by J. Scott Coatsworth
Jameson Havercamp, a psych from a conservative religious colony, has come to Oberon—unique among the Common Worlds—in search of a rare substance called pith. He’s guided through the wilds on his quest by Xander Kinnison, a handsome, cocky wing man with a troubled past.
Neither knows that Oberon is facing imminent destruction. Even as the world starts to fall apart around them, they have no idea what’s coming—or the bond that will develop between them as they race to avert a cataclysm.
Together, they will journey to uncover the secrets of this strange and singular world, even as it takes them beyond the bounds of reality itself to discover what truly binds them together.
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How Social is Too Social?
J. Scott Coatsworth
As a writer, I have a complicated relationship with social media, especially its granddaddy, Facebook.
I love Facebook.
I loathe Facebook.
I can’t get enough of Facebook.
It’s a great place to find people, to connect, and to reach out directly to them in a way that’s far more immediate than email. I’ve become adept at this, swimming in Facebook’s queer writer ponds, and have created an amazing network of friends and acquaintances and contacts.
One of the best things about it are the communities of people I have become a part of, communities whose strength and expertise I draw on regularly.
But Facebook is a time suck too. For every great story I have about what it allowed me to do, I have two about how it intruded into a real life moment, or cut into my writing time, or kept me awake at night about something I read on a FB post.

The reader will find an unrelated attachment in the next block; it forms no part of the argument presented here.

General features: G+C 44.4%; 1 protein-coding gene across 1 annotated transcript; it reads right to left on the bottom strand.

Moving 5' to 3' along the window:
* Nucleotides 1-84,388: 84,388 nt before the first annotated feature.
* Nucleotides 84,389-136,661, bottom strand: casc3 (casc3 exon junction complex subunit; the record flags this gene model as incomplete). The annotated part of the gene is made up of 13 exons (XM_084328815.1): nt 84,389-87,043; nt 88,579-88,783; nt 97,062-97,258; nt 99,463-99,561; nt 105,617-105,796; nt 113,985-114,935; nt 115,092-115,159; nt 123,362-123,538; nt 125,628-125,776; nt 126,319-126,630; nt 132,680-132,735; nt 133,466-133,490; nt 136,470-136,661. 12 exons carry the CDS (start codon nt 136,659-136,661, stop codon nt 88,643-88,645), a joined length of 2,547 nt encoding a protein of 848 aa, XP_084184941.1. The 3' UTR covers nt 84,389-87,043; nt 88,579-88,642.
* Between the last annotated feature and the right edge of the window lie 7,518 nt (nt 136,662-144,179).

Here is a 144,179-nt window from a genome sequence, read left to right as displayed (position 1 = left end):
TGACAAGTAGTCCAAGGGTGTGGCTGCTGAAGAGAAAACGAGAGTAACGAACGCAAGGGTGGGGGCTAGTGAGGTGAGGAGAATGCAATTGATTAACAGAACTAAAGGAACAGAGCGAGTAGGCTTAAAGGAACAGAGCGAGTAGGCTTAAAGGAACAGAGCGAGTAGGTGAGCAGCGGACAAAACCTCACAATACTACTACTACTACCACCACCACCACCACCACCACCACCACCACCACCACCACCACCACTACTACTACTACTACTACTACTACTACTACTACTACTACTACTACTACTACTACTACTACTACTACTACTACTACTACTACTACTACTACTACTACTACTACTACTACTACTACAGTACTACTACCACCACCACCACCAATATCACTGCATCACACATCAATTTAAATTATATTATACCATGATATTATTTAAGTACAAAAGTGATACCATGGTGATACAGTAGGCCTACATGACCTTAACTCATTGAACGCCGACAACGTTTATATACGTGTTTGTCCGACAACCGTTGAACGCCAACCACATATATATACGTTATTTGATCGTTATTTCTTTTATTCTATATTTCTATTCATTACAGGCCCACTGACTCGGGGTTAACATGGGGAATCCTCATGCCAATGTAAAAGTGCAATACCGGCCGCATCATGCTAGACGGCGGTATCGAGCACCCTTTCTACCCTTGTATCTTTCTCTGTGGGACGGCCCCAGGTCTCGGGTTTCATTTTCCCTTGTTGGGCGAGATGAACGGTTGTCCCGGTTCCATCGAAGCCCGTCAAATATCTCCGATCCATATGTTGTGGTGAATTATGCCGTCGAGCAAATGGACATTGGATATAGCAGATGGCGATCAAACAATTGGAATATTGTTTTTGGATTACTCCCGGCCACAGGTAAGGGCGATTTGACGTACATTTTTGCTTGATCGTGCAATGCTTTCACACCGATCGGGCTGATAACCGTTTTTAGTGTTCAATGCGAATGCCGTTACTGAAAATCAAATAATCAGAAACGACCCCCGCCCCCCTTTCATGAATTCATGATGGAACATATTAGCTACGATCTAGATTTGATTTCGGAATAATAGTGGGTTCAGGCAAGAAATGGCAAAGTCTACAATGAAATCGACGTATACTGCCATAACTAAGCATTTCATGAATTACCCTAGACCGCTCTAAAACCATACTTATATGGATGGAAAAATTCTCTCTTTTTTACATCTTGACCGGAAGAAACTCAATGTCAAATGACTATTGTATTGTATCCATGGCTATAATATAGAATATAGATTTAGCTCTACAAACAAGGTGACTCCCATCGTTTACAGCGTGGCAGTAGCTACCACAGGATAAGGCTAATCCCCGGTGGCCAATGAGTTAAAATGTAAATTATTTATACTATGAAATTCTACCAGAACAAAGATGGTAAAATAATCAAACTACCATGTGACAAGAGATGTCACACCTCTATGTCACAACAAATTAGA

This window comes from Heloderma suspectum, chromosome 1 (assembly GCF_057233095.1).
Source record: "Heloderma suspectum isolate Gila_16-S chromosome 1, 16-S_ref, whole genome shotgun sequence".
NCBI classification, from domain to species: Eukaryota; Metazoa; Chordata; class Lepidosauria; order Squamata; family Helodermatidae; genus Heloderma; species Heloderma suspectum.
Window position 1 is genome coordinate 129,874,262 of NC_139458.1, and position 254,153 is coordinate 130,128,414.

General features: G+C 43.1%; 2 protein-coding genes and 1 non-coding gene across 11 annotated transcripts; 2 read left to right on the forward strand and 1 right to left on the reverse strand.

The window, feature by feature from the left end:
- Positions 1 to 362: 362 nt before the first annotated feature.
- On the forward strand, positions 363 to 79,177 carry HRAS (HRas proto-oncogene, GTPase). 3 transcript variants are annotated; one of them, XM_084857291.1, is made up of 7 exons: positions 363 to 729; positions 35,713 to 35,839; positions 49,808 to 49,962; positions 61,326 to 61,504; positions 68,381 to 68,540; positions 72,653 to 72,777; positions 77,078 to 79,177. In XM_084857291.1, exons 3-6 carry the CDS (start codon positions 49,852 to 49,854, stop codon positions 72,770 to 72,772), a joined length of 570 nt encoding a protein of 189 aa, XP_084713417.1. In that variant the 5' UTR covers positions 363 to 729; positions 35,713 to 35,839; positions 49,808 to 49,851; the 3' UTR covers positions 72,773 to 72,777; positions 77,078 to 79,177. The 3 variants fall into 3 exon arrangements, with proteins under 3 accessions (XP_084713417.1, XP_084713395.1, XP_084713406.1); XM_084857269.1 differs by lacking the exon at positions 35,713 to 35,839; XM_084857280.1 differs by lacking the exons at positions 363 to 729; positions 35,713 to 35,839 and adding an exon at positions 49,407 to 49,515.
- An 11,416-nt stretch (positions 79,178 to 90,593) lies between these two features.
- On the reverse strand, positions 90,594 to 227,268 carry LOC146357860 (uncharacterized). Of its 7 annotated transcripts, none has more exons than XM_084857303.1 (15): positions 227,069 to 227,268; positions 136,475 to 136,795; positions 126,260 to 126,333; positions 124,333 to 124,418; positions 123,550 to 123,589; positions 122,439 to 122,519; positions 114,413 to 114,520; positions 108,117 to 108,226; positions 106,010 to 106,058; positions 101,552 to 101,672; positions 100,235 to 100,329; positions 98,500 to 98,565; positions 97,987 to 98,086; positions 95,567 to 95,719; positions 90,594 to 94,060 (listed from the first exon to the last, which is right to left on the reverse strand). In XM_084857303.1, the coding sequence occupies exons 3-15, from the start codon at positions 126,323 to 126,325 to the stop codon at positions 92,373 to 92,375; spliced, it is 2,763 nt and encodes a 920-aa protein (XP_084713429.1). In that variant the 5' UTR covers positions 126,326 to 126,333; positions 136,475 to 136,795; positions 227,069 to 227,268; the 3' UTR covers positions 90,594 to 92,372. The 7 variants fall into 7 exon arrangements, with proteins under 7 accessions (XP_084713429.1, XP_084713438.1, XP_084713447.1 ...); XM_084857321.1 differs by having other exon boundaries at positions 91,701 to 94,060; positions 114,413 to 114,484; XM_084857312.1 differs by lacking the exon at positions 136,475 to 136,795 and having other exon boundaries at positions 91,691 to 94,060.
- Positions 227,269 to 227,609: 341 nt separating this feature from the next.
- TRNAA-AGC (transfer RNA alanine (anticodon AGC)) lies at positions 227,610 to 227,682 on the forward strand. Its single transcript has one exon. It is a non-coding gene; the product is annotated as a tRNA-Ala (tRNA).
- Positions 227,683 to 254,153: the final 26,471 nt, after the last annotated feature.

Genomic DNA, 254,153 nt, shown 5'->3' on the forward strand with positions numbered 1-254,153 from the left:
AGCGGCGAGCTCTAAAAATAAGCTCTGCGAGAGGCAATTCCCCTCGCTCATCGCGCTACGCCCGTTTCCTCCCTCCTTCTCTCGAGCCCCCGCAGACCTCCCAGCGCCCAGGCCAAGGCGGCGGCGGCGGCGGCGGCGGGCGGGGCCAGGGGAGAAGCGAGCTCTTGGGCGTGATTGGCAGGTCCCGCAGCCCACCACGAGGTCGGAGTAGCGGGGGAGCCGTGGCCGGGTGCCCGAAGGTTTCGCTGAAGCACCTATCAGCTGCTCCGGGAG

And yet, there’s no going back now, is there?
One of the author complaints I hear most often is that Facebook and the rest have taken away some of the mystique of being an author. Where before we were often distanced from the public, accessible only by a handwritten letter to the publisher, now we are expected to be available almost 24-7, and to perform for our audience, inviting them into our everyday lives.
And that’s true, up to a point, but only as much as we allow it to be. We have the power to say no, to keep some things private, to turn off the phone.
For me, I will continue to use Facebook, to hang out with other authors and reader friends, and to see where it takes me. And when it’s time for the real world, I can pull the plug.
My new novel, Skythane, is just out – and it combines my love of sci fi and secret reveals and MM romance. I hope you enjoy it!
About the author:
Scott has been writing since elementary school, when he and won a University of Arizona writing contest in 4th grade for his first sci fi story (with illustrations!). He finished his first novel in his mid twenties, but after seeing it rejected by ten publishers, he gave up on writing for a while.
Over the ensuing years, he came back to it periodically, but it never stuck. Then one day, he was complaining to Mark, his husband, early last year about how he had been derailed yet again by the death of a family member, and Mark said to him "the only one stopping you from writing is you."
Since then, Scott has gone back to writing in a big way. He has sold more than a dozen short stories - some new, some that he had started years before. He is currently working on two sci fi trilogies, and also runs the Queer Sci Fi (http://www.queerscifi.com) site, a group for readers and writers of gay sci fi, fantasy, and paranormal fiction.
Promotional post. Materials provided by the author.